This blog is basically about how good books are nice and bad books are the pits. And then I get grumpy.

Friday, October 31, 2008

Juggling books when you don't know how to juggle

I have so many books going in my life that it would be embarrassing to write about them all. But I'll write about the most recent. I seem to be doing a good job lately of starting books and then placing my bookmark in them long enough to permanently disturb the binding. The Rebecca Notebook by Daphne Du Maurier is currently experiencing that kind of spine damage from the 'men of Jane Austen' bookmark (the idea came from the PBS site) I personally made. Then I dove into Possession by AS Byatt for which the word 'brilliant' seems an appropriate adjective, if generally overused. I have finally gotten around to Mister Pip by Lloyd Jones, the Booker Prize winner of 2007, which is a quick read and charming and delightful so far. I began Brokeback Mountain by Annie Proulx but guess I wasn't in the mood for something so seriously serious so, though it's just a short story of fifty or so pages, it hasn't been finished yet. (Oh my, this is getting embarrassing.) Carson McCullers' Member of the Wedding is good, but not so cheery to say the least, so that's on the backburner right now. And, finally, I'm fortunate to have an advance reading copy of a novel coming out in February called Addition by Toni Jordan. It's always fun to get to read something early. Did I mention my re-read of Pride and Prejudice?

So I should have loads of commentary in the weeks to come. (One would hope I'd be finished in that time.) Meanwhile, I'll have to carve out a little time for figuring out why I'm such a freewheeling reader.

Small joys

Recently one rainy afternoon I was able to walk into one of those cavernous warehouse stores where everything is at dramatically reduced prices and the smell is a bit musty.

It was wonderful.

Actually, not everybody finds it that way; I read a review (you can Google reviews on anything it seems) that stated pretty much the same description as the one above but which put in the caveat of its not being a place for "the faint-hearted." Perhaps. But I love it because it is quite the place for low-cost book lovers. Situated on several tables and shelves are books, the majority for anywhere from one dollar to four dollars. I found Katarina Witt's book for 99 cents which caused a little excitement even though I've dipped into Katarina Witt's book and I didn't care for it. There were hardcovers and paperbacks, obscure and popular. And there was not a bad children's section, which is heartening in tough economic times when one hopes that kids can still be furnished with needed imagination- and knowledge-boosting materials. My big purchase came in at just under two dollars. What did I get for less than the price of a Starbucks coffee? Harry Potter and the Goblet of Fire and a neat matching bookmark. Who needs Borders bargain section?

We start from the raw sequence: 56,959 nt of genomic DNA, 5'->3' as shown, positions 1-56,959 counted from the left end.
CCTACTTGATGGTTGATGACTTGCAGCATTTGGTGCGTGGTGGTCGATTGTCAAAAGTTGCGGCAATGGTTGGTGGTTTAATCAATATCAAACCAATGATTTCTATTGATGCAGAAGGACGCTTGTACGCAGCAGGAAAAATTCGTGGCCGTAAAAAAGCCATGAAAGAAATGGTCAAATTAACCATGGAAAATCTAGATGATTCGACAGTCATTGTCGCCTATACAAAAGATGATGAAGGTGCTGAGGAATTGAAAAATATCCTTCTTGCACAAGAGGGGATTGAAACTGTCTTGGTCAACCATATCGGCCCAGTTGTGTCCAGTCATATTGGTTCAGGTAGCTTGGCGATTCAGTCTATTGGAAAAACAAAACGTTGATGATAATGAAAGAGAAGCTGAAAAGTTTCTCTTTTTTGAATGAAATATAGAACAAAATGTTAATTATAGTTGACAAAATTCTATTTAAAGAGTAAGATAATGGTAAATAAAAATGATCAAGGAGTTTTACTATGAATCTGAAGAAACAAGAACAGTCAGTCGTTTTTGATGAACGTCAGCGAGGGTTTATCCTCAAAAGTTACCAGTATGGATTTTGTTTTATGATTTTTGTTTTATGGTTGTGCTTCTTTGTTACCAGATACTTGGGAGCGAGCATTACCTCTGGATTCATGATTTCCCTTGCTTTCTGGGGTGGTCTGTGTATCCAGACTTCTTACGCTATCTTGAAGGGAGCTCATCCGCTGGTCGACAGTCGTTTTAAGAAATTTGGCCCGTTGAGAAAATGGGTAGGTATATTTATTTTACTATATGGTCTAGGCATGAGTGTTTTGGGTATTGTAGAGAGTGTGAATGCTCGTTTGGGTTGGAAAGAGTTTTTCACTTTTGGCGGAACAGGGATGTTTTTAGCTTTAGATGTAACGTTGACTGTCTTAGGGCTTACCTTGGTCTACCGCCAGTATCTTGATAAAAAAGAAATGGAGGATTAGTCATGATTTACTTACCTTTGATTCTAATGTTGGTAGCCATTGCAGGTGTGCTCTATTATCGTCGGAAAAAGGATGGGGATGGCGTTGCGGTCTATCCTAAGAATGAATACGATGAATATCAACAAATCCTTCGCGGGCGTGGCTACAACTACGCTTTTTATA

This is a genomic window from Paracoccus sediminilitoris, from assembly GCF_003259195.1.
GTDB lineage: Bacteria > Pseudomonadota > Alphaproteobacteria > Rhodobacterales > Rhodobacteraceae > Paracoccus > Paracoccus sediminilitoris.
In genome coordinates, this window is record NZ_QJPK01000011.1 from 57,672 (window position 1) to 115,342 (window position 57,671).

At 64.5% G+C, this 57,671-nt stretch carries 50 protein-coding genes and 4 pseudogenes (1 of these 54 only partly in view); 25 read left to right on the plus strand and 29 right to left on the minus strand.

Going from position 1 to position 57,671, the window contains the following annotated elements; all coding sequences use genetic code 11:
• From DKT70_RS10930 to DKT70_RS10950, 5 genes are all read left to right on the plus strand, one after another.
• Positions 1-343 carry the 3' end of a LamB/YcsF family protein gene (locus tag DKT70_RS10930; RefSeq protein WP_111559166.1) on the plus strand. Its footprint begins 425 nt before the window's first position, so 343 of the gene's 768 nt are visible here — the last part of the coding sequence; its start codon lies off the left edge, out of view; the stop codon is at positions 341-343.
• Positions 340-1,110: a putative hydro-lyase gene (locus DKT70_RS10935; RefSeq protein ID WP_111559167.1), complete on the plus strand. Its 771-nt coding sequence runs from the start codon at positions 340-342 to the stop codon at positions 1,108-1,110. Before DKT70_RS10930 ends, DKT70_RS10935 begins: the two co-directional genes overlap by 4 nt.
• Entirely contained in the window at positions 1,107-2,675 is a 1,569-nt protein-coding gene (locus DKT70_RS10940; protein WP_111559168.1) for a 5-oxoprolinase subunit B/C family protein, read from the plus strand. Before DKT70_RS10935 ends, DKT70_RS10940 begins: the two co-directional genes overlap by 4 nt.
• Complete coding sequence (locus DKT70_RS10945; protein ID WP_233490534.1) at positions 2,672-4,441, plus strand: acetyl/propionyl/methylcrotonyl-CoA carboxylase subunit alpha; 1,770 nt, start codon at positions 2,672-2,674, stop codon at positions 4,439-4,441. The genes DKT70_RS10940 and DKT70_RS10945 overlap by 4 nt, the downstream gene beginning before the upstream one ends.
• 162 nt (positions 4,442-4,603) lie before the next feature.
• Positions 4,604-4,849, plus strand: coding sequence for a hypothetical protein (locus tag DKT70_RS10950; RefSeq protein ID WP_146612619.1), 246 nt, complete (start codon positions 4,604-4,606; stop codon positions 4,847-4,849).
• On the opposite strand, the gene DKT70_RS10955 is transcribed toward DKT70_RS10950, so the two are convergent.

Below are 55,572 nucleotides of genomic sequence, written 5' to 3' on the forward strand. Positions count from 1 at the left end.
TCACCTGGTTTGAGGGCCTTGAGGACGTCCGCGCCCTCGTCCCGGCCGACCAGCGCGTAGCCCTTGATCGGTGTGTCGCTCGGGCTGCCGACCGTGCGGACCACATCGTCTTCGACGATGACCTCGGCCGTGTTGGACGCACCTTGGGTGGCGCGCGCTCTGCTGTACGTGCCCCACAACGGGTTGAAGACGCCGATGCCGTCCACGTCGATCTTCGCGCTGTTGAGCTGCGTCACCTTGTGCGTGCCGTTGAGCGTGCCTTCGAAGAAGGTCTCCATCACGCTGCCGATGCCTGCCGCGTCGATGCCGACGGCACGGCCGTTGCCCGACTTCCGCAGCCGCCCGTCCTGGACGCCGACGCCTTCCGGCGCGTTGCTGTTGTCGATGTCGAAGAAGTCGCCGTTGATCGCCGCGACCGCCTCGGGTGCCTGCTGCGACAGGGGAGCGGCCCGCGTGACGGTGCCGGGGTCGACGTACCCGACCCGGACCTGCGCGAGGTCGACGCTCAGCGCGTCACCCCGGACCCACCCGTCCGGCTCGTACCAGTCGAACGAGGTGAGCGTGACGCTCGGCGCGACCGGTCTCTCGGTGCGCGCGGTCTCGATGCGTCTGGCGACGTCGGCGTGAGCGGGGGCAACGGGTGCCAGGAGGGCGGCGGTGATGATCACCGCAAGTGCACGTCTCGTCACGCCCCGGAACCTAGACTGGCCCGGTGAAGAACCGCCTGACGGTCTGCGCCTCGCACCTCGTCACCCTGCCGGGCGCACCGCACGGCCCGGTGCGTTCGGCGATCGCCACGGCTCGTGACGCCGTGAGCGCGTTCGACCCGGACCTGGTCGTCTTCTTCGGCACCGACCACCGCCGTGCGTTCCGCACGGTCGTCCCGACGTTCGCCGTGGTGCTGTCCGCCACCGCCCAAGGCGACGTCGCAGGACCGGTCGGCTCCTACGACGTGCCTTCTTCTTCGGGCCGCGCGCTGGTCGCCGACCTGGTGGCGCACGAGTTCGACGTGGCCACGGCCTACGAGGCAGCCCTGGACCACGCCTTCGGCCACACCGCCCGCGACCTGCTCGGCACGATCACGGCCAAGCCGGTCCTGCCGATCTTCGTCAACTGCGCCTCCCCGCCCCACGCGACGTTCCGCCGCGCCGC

Lookie here!

Here's a post in the Guardian's book blog about literary crushes. So similar to my literary lonelyhearts post earlier this month one wonders if the writer is a GBBS reader....Well, maybe not. But what fun it is to read the many responses. It seems people are wild for their protagonists. And there are some good ideas from the commenters. Lord Peter Wimsey? Good taste, Joana!

Thursday, October 16, 2008

Am I missing something?

I found this interesting tidbit in a small story about the high quality of libraries in Wyoming that ran in the September 13 issue of The Economist magazine. The article was entitled Why Cowboys Read.